Nice Ash Smoother

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Review by Don W posted 04-20-2013 12:31 AM 4711 views 1 time favorited 16 comments Add to Favorites Watch
Nice Ash Smoother Nice Ash Smoother Nice Ash Smoother Click the pictures to enlarge them

I offered to do a review on the Nice Ash plane. Wood planes always intrigued me. I’ve restored a lot of them. They are stuck in corners, on shelves and above cabinets all over my house and shop. With a few exception, everyone has been made to work. The only ones I typically use though are a couple I made myself, but I normally use metal planes.

I gave this a 3 and would have gone to 3.5 if I could. I believe part of the reason for the lower score is this plane is one of the first 25 built. I think with some very minor improvements, it could hit 4 and maybe even a 5.

This plane is somewhat of a cross between a krenov style and a traditional wood bodied plane. It leans toward the krenov with a Kentucky style all of its own.

The biggest draw of this plane is the price point. These are very affordable and priced very well. The woodwork put into these is top notch.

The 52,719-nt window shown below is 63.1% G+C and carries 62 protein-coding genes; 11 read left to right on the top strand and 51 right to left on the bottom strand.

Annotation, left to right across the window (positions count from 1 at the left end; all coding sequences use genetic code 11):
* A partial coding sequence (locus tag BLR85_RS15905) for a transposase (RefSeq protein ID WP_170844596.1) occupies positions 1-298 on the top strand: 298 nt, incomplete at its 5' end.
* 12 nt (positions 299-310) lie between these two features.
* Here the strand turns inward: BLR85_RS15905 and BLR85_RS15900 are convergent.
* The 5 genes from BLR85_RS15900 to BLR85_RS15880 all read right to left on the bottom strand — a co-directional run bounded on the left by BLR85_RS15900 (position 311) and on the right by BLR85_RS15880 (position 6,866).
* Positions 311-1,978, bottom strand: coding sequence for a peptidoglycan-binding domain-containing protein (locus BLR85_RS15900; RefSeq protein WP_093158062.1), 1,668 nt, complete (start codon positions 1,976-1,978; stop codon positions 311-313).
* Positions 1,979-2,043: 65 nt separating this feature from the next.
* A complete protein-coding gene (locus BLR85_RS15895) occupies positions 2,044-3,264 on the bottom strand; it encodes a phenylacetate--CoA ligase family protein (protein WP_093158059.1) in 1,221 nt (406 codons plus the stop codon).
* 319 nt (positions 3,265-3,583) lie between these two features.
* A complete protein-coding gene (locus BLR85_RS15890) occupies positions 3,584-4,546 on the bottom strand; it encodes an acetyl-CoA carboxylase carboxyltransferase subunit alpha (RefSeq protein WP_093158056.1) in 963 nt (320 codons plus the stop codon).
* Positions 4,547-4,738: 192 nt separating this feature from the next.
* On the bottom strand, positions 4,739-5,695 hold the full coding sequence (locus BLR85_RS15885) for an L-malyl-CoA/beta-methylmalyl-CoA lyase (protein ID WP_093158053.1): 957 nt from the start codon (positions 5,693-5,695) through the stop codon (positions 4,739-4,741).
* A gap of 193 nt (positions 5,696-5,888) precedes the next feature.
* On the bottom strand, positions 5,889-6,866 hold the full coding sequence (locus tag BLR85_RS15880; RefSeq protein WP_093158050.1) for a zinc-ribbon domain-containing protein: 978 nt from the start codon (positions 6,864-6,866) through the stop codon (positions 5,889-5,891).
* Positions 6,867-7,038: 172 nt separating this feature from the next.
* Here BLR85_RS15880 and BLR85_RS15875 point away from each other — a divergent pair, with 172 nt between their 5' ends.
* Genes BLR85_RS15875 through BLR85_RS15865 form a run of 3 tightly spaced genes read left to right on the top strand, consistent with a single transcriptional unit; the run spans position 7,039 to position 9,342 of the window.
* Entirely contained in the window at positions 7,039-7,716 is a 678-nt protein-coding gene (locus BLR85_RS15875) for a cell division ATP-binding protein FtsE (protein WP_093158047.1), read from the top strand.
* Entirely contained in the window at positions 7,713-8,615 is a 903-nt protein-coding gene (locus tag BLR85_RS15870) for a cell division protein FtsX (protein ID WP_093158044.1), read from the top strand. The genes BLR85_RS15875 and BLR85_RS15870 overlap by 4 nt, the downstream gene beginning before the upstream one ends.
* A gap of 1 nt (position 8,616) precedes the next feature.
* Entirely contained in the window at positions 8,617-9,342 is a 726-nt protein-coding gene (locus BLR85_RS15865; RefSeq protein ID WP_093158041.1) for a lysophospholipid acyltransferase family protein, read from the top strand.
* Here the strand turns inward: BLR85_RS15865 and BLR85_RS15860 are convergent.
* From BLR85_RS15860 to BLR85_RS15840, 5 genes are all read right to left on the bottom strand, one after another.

So here is the good, the bad, and the ugly.

First, when my plane came I happen to be working on fitting the infills for a couple of infill planes I was making. The infills were made from some nice walnut I had. The Nice Ash came out of the package and went to work. The first few swipes were sweet. I used the plane to fit the infills and it worked wonderfully. I thought to myself, what a nice ash.

Now if that was the end of the story, we’d all be doing great, but I knew I had to put this plane through the paces. From here it got a little hairy.

If you’re planing some nice straight grain wood, this thing is SO nice. So I grabbed a piece of poplar with a big old knot right dead center. Now I didn’t really expect to plane it, but I did want to see how it would react. I also figured I better “touch up” the edge. I gave it a quick sharpening. I should note, the back of the iron was flat, and the hollow grind was square and true. It literal took less than a minute to make sure it was sharp.

It took a little work to get the iron to stay put. It wanted to slide around with the force of the knot and the difficult grain. I hit the bed with a rasp, and the underside of the cross pin with a file. I made sure the iron was clean.

The wedge just didn’t cut it. It was too thin and went too far toward the mouth to allow the shavings to escape. I quickly fashioned a new one out of a piece of oak scrap. This helped substantially.

I also didn’t care for the width of the iron in relation to the body. The iron was 1 ½” set in a full 1 ¾” plane. I also think the new wedge, which was wider, helped as well. I should note this is more of an ascetic thing, than a performance issue.